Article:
Today’s Daily Cup of Joe takes a step away from the here and now of preseason hockey to look at the group of Carolina Hurricanes prospects who must be signed after the 2019-20 season when their draft rights expire or otherwise be lost to free agency.
Below is the group of players in this category with a quick assessment of each.
Cotton was drafted as an NCAA player, so the Hurricanes have maintained his rights for four year. His graduation year is this year, so the Hurricanes have until next August to sign him. If they do not, Cotton can become a free agent like Chase Priskie did this summer before signing with the Hurricanes. Cotton has made step-wise progress and returned as a veteran leader to the prospect camp this summer. He showed well in that week against young players and was also just named the captain for Boston College. He has NHL speed and good skating ability. That combined with steady progress in terms of his skills, makes him a near certainty to sign an entry-level contract with the Hurricanes as long as he does not instead prefer the free agent route that is now available to him.
Like Cotton, Matt Filipe was a veteran leader for prospect camp this summer. And also like Cotton, Filipe has good size and skates well enough to have NHL potential. He also possesses a good shot. I think Filipe is also a near certainty to be offered an entry-level contract. The risk again is if he instead prefers to wait until August and go the free agent route.
Henman was a 2018 Canadian junior draftee which means his rights expire in only two years which is up next summer. Henman possesses decent offensive abilities but has not really been able to convert that to scoring production. He had only 46 points in 63 games in 2018-19. He is also undersized at 6 foot 0 inches tall and 152 pounds. He was one of the three players returned to their junior teams before the preseason games started. My hunch is that if the Hurricanes were leaning toward signing him that he would have stuck around to play in a preseason game just to see what he could do at this level. As such, I think Henman is a player who needs to have a big 2019-20 season play his way onto the positive side of the cut line to win a contract.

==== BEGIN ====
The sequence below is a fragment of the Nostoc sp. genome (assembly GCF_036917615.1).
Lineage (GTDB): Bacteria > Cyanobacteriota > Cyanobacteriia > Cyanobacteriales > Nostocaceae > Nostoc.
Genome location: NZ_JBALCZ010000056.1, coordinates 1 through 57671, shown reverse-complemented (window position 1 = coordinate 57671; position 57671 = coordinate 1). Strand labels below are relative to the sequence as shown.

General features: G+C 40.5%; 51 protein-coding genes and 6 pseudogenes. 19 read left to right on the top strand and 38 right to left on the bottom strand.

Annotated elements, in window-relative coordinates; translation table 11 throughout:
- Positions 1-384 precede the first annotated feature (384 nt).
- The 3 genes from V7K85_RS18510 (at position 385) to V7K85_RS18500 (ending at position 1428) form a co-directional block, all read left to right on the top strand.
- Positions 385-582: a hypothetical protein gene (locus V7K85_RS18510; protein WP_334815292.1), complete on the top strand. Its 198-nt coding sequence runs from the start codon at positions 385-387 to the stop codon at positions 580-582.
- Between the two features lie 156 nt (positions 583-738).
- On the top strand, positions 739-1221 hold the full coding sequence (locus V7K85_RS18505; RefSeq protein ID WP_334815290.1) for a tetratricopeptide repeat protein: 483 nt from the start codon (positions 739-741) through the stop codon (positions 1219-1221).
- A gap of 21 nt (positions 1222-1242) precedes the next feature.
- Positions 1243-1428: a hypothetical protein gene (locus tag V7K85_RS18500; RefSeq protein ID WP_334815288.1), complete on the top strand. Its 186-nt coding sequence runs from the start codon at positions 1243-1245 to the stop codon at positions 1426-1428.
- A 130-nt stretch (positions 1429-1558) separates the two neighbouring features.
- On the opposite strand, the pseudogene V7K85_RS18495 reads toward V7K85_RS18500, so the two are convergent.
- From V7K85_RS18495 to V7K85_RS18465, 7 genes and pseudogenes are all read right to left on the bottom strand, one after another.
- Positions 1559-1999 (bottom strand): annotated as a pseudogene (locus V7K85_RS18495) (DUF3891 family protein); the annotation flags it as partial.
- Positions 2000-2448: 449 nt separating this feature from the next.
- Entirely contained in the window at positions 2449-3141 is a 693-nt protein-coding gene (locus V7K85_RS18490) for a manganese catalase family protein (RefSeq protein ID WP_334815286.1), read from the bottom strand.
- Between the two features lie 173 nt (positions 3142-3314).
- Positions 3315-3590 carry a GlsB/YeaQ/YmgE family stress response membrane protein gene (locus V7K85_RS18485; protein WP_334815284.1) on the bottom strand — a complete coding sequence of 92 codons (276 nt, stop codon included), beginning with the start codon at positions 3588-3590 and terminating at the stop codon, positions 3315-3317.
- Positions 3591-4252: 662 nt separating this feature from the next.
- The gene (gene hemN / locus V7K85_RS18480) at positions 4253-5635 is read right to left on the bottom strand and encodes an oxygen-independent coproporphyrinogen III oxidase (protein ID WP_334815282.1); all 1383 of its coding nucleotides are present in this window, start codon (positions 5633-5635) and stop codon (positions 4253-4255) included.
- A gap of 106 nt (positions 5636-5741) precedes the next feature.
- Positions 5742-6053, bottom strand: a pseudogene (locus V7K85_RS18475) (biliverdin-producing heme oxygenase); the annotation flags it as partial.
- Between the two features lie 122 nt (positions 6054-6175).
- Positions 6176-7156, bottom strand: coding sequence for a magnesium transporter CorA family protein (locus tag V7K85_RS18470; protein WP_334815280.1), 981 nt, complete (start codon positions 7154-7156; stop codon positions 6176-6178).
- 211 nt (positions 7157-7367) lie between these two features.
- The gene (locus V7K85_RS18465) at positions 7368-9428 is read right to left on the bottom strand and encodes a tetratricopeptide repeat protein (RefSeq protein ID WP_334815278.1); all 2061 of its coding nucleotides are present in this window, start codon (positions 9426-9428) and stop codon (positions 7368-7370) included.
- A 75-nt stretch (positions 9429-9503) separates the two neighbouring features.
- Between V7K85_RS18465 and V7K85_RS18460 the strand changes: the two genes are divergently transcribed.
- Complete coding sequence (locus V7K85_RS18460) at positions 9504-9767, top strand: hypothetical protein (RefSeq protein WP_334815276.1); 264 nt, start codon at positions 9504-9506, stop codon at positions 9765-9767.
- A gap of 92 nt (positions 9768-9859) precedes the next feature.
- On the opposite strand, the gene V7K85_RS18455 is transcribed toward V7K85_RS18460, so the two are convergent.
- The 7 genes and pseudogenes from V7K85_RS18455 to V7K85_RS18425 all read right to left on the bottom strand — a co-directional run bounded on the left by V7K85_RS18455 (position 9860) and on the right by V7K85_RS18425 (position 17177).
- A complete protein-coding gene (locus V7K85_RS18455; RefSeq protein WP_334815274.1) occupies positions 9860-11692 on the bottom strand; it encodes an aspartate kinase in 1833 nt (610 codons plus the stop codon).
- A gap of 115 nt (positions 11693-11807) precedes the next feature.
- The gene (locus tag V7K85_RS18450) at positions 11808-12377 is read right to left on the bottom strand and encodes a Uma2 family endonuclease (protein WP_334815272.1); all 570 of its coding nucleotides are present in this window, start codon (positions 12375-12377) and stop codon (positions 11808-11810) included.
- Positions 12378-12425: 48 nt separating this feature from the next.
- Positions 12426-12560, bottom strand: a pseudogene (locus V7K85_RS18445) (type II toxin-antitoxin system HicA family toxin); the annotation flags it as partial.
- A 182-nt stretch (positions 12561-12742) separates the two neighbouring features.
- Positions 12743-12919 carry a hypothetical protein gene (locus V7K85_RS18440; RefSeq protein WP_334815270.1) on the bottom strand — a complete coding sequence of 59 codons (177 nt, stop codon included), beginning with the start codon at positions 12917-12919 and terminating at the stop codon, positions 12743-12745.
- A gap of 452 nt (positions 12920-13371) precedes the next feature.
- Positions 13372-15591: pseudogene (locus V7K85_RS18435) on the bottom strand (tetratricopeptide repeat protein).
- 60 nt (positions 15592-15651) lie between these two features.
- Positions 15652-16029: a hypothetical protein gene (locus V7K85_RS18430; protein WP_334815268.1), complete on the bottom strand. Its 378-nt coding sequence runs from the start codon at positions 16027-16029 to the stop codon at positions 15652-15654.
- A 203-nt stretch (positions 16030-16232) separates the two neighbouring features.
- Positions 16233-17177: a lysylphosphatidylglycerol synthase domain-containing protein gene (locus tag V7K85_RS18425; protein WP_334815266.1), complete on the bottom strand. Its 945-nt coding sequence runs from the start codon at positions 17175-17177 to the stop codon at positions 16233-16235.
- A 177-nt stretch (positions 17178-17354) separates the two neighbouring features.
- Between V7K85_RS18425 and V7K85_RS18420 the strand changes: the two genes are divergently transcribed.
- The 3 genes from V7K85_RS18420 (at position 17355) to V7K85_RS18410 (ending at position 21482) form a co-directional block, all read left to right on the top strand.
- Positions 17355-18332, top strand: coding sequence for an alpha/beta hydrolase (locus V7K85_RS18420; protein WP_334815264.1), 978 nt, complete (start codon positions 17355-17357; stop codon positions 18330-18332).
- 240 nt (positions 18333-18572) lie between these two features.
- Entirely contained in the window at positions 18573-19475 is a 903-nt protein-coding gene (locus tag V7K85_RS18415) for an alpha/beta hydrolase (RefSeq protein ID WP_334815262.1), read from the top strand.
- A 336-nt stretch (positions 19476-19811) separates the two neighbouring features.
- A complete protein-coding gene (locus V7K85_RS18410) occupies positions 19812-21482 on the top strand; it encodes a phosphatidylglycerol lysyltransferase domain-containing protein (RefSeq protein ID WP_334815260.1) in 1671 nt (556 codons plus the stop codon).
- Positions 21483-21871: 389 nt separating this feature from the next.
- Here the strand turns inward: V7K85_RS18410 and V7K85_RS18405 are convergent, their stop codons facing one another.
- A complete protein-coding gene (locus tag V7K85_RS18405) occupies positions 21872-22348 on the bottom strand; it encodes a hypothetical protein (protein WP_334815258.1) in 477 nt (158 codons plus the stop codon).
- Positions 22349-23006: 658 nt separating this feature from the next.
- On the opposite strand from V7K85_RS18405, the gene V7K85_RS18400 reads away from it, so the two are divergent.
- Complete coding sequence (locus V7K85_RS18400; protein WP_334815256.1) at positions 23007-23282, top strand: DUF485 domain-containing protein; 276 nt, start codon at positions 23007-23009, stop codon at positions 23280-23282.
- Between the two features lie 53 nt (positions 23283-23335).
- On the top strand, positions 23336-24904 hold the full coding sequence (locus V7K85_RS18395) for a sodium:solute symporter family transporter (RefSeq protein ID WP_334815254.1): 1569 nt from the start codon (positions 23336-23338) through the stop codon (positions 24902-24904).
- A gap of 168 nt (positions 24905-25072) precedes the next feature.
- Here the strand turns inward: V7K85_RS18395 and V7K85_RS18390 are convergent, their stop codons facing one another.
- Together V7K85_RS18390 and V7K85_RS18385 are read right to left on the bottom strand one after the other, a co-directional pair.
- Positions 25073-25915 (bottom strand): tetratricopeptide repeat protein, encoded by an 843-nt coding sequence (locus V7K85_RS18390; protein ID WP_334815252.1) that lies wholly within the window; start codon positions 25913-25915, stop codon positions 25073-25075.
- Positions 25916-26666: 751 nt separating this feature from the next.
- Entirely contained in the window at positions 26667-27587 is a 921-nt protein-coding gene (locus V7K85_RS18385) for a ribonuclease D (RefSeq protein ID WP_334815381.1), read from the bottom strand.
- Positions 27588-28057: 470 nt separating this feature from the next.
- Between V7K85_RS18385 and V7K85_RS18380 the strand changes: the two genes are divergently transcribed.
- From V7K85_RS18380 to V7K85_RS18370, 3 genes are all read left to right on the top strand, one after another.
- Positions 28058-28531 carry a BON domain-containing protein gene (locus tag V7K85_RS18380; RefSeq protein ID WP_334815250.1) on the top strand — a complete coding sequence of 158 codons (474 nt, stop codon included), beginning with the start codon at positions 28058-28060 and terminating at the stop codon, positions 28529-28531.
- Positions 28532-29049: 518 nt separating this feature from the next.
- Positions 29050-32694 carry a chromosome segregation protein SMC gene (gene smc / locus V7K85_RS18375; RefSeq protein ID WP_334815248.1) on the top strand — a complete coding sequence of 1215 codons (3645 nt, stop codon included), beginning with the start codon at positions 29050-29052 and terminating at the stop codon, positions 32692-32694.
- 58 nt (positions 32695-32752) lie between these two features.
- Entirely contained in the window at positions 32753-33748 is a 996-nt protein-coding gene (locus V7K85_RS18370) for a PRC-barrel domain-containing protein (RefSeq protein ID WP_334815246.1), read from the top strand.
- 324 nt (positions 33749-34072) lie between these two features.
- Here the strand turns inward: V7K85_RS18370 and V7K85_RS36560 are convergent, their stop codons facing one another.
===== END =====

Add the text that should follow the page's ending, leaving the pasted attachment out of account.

LaFontaine’s development path went a bit sideways when he was unable to earn/keep the crease at the University of Michigan. He was eventually pushed out when sandwiched between an older goalie who won the starting job and a younger goalie who was next in line. He did attend the prospect camp this summer which keeps him on the team’s radar, but with so many goalies already in the minor league system (Nedeljkovic, Helvig, Booth, Forsberg) and a couple more possibly on the way (Kochetkov, Kucharski, Makiniemi), I think LaFontaine is very likely on the outside looking in. His return to NCAA hockey at the University of Minnesota after a year in the British Columbia Hockey League does at least give him a better venue to try to go on a run and impress his way into consideration.
Defenseman Luke Martin comes with pretty high draft pedigree as a second-rounder in 2017. Players drafted that high almost always get an entry-level contract to continue development even if they have not seen rapid progress since being drafted. Martin was not at the prospect camp this summer which makes it harder to gauge his progress. I figure Martin will be offered an entry-level contract based on draft pedigree even though his development maybe has not been the most stellar thus far.
Stevens is another NCAA product who has taken the gradual approach playing college hockey. Stevens has great NHL size and the top of the crease mentality of the old school power forwards. The issue is that he might not have the mobility between the blue lines to really make it at the NHL level. He also turns 23 this winter. My hunch is that Stevens is on the outside looking in and will need a huge senior season at Yale to play his way up into the mix and be offered an entry-level contract.
Zimmer is a 2016 draftee who will play out his college career. When drafted, he looked a bit like Filipe or Cotton as a forward with projectable NHL size and skating ability. But Zimmer’s development at the University of Wisconsin has been modest. He did take a step up with 18 points in 34 games in 2018-19, but my hunch is that he is another player who is on the outside looking in and needs huge 2019-20 season to change course and earn an entry-level contract.
If pressed to make predictions right now, I think only David Cotton, Matt Filipe and Luke Martin are offered entry-level contracts from this group of seven prospects whose rights expire next summer.
Important to note is that with young players, they are always just one strong season away from a completely different projection. In addition, as ‘prospects’ the team could also invest a contract in a player whose development is modest but whose 2-4 projection they like. So nothing is ever set in stone with this young group.
What you say you Canes fans?
1) Who has recent updates on any of these seven prospects?
2) Which of the seven do you think will ultimately be offered entry-level contracts?
3) Are you concerned that any of these players might go the route of free agency in August instead of signing a contract with the Hurricanes?